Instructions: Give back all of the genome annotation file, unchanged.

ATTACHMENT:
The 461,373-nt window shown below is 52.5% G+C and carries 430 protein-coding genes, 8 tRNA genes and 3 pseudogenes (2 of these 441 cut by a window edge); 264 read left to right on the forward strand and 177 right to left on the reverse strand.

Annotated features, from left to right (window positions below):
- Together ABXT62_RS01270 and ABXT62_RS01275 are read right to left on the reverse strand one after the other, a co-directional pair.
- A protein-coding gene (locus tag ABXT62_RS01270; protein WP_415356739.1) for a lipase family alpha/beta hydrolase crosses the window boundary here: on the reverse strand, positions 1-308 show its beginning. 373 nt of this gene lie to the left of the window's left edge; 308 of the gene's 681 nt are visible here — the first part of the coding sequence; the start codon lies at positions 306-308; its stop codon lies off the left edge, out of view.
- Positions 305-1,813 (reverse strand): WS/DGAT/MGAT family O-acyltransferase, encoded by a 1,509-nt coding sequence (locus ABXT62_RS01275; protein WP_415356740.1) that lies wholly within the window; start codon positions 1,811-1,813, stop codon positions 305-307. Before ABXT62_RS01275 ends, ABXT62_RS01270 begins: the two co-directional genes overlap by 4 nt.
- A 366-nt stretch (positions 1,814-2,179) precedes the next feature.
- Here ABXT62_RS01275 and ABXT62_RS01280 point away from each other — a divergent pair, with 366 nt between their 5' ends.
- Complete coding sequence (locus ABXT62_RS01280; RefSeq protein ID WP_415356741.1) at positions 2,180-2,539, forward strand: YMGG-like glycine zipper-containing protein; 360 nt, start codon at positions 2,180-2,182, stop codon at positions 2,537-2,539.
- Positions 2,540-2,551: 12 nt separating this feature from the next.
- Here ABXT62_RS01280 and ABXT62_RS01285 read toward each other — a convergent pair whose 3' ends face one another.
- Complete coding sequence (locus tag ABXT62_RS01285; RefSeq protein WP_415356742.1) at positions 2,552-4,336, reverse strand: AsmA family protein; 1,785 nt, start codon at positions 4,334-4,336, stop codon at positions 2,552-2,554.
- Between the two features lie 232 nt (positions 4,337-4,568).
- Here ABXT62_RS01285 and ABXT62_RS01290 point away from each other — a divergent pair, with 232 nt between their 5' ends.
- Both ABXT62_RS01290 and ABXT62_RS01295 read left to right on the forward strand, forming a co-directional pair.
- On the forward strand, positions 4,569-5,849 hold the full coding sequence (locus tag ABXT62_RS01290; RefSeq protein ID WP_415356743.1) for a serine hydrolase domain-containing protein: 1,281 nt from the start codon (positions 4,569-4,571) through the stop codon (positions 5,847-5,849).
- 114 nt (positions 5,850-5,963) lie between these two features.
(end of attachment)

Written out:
The 461,373-nt window shown below is 52.5% G+C and carries 430 protein-coding genes, 8 tRNA genes and 3 pseudogenes (2 of these 441 cut by a window edge); 264 read left to right on the forward strand and 177 right to left on the reverse strand.

Annotated features, from left to right (window positions below):
- Together ABXT62_RS01270 and ABXT62_RS01275 are read right to left on the reverse strand one after the other, a co-directional pair.
- A protein-coding gene (locus tag ABXT62_RS01270; protein WP_415356739.1) for a lipase family alpha/beta hydrolase crosses the window boundary here: on the reverse strand, positions 1-308 show its beginning. 373 nt of this gene lie to the left of the window's left edge; 308 of the gene's 681 nt are visible here — the first part of the coding sequence; the start codon lies at positions 306-308; its stop codon lies off the left edge, out of view.
- Positions 305-1,813 (reverse strand): WS/DGAT/MGAT family O-acyltransferase, encoded by a 1,509-nt coding sequence (locus ABXT62_RS01275; protein WP_415356740.1) that lies wholly within the window; start codon positions 1,811-1,813, stop codon positions 305-307. Before ABXT62_RS01275 ends, ABXT62_RS01270 begins: the two co-directional genes overlap by 4 nt.
- A 366-nt stretch (positions 1,814-2,179) precedes the next feature.
- Here ABXT62_RS01275 and ABXT62_RS01280 point away from each other — a divergent pair, with 366 nt between their 5' ends.
- Complete coding sequence (locus ABXT62_RS01280; RefSeq protein ID WP_415356741.1) at positions 2,180-2,539, forward strand: YMGG-like glycine zipper-containing protein; 360 nt, start codon at positions 2,180-2,182, stop codon at positions 2,537-2,539.
- Positions 2,540-2,551: 12 nt separating this feature from the next.
- Here ABXT62_RS01280 and ABXT62_RS01285 read toward each other — a convergent pair whose 3' ends face one another.
- Complete coding sequence (locus tag ABXT62_RS01285; RefSeq protein WP_415356742.1) at positions 2,552-4,336, reverse strand: AsmA family protein; 1,785 nt, start codon at positions 4,334-4,336, stop codon at positions 2,552-2,554.
- Between the two features lie 232 nt (positions 4,337-4,568).
- Here ABXT62_RS01285 and ABXT62_RS01290 point away from each other — a divergent pair, with 232 nt between their 5' ends.
- Both ABXT62_RS01290 and ABXT62_RS01295 read left to right on the forward strand, forming a co-directional pair.
- On the forward strand, positions 4,569-5,849 hold the full coding sequence (locus tag ABXT62_RS01290; RefSeq protein ID WP_415356743.1) for a serine hydrolase domain-containing protein: 1,281 nt from the start codon (positions 4,569-4,571) through the stop codon (positions 5,847-5,849).
- 114 nt (positions 5,850-5,963) lie between these two features.